“It’s taken a whole year of searching to find the right person,” Libby explained. Other candidates had raised many red flags with the kinds of questions that revealed their hesitation about how this new approach to staffing might—or might not—be a good idea. “And then a few months ago, we received this résumé from someone from Danville—right up the road. Someone who knows our area, who has just finished her MDiv at Wake Forest Divinity, and who has served in so many places that fit the same kind of theology and the same kinds of gifts and callings that we need in our churches.”
After weeks of interviews with both committees, leaders from the two churches made Caroline an offer and set up a call weekend where she’d come to both locations for meet-and-greet events, participate in worship leadership at both services, and be voted on by both congregations. That weekend happened in June 2023, and each church voted unanimously to call Caroline as their minister to families.
Marsha is excited about Caroline joining both staffs in this new role. “It’s going to open up a huge door for both churches, because they already work so well together.”
“When we talked to her on Zoom,” recalled Mike,” it was wonderful, but it was even better when we met her face to face. Her smile is a beaming kind of smile, and she shows enthusiasm and excitement about her calling. We saw how her calling fit perfectly with what we thought God was wanting us to find.”
“I’m so excited to be a part of two churches,” Caroline said. “Ministry and church has always been a part of my life,” she explained,“and my home church is also still very much my family. I’m excited to get to know both these congregations.”
The new concept brings with it some questions and challenges. “My first concern when I heard about this position was, “If the churches have different theologies, how would I navigate that? And do they get along with each other and like one another?” Caroline recalled. “But as soon as I logged onto my first Zoom interview with them, I could tell that they’re just one big family. They love each other and want to support one another in their ministry.”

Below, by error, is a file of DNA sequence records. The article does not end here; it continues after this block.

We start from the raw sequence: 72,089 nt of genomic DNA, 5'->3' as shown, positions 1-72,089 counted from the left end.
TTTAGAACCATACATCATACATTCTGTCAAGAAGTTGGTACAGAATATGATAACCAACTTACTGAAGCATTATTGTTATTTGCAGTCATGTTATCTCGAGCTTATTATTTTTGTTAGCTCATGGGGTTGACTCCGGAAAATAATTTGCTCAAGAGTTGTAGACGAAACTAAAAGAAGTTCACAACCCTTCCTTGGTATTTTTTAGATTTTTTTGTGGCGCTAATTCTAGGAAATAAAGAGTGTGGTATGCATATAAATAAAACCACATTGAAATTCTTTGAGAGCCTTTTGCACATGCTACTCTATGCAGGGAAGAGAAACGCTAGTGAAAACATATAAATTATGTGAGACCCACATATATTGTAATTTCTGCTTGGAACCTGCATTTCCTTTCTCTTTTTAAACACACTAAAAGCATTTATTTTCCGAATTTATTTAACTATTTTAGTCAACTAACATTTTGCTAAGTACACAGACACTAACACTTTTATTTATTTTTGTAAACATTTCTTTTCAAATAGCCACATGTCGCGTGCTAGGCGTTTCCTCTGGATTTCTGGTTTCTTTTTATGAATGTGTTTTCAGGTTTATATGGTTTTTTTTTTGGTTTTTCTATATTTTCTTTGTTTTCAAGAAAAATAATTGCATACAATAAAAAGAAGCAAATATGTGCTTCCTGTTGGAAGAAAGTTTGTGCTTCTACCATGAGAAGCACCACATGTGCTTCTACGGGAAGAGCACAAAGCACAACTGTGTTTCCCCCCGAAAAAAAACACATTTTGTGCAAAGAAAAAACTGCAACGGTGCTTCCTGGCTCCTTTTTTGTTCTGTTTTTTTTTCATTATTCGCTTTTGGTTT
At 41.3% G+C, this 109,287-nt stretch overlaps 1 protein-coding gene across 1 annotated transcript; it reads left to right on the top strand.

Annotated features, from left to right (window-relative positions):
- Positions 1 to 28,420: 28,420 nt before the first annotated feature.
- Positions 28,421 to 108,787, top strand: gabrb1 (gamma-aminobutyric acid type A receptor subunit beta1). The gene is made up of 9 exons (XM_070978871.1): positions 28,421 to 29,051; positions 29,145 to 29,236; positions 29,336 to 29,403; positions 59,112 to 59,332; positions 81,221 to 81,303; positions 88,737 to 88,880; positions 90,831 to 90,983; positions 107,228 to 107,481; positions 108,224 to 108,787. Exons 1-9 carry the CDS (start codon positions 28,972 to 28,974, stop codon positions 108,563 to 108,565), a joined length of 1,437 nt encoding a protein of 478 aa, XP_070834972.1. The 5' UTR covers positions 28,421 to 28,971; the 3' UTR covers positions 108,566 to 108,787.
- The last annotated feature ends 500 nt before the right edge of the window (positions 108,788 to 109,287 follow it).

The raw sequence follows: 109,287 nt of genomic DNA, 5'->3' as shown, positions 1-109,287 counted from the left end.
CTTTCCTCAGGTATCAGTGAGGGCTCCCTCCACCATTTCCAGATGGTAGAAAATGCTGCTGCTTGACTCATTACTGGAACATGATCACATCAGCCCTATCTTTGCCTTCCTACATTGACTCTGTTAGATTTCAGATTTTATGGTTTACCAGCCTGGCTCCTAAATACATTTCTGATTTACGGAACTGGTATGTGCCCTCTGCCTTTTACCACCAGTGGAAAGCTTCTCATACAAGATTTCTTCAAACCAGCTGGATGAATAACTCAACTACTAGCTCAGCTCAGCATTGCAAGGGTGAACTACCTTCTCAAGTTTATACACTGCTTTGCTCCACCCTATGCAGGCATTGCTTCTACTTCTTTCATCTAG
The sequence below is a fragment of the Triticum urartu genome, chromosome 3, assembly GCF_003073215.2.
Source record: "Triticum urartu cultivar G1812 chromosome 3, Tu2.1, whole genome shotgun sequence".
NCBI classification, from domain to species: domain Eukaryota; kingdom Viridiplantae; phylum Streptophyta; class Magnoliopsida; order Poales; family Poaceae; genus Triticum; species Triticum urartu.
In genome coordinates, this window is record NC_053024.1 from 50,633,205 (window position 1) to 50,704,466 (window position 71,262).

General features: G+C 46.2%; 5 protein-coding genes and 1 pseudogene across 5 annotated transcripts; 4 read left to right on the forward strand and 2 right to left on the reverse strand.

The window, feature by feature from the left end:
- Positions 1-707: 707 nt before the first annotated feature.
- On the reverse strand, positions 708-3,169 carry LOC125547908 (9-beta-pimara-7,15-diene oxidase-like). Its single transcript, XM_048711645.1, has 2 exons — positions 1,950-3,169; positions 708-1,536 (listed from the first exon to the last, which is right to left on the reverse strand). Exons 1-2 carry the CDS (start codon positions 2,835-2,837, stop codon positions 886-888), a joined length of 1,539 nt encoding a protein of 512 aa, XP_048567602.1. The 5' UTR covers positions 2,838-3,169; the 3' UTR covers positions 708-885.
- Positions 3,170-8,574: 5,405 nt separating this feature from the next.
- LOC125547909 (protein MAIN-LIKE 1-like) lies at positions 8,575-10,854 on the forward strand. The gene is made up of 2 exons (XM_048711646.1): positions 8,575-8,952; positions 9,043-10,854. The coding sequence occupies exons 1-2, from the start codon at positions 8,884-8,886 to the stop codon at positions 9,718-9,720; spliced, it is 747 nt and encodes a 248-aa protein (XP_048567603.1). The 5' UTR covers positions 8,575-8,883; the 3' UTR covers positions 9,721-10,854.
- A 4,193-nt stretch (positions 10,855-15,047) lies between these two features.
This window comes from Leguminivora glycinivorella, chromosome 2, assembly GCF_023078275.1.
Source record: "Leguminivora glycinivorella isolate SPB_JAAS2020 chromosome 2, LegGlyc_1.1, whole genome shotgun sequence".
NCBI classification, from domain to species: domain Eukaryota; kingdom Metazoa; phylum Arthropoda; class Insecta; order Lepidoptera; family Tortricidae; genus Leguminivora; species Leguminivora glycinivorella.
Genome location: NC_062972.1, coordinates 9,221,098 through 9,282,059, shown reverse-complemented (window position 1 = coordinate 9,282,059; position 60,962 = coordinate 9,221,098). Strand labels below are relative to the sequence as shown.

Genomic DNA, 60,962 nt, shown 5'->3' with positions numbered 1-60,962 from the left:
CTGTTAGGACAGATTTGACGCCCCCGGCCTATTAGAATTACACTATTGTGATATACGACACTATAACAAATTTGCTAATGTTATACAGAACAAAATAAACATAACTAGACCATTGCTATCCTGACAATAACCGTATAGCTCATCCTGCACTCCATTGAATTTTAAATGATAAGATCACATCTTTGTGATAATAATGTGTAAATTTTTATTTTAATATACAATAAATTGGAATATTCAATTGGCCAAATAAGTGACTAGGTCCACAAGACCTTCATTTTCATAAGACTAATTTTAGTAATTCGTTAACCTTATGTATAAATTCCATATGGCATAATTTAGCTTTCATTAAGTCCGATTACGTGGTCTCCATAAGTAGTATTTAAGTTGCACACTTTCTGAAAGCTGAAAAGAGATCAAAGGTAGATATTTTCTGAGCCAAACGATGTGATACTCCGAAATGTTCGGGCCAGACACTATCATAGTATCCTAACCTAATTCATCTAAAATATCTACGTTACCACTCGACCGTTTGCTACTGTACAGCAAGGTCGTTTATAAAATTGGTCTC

Caroline continued, “A challenge could be the diversity in ages and the diversity of the people in both churches, but I also see that as such a positive thing. It’s an opportunity for growth in both places and an opportunity for a different perspective.”
David, when asked if there was any advice he’d offer Caroline as she begins her shared ministry. position, laughingly said, “I’d tell her that the half hour between services to travel the two miles between churches isn’t as long as it looks on paper.” He said he’d advise her to “do your planning well and have everything set up as much as you can ahead of time, because Sunday mornings can get quick between services.”
Both congregations are looking ahead together toward a bright future of new opportunities that these shared positions will bring about. “The vast majority of what I hear when we talk about these positions is excitement,” said Libby. “People say ‘we’ve never thought about doing it that way.’ Who knew that you could reimburse half a salary to another church and share the position? Who knew that pastors could work so well together?” she recounted.“It works because we’re committed not to a church growth program for one church, but a church growth program for both churches—for the Church generally—the Big C Church. It’s Kingdom vision.”
“Yes, we’ve tried to instill this in our churches and I think that’s what they’ve caught—Kingdom vision—that panoramic of ‘more than me,’” Mike explained. “You never know what you’re going to get when you decide to put self aside and put Christ’s Kingdom first.”
“Now, more folks are coming forward with more ideas on ways we can join forces,” Audrey surmised. “Like, what do you think about doing this? And it’s been a great thing—for the community and for our churches. I think we’ve all grown from it.”
Both Chatham Heights Baptist Church and First Baptist Church of Martinsville are BGAV-participating congregations.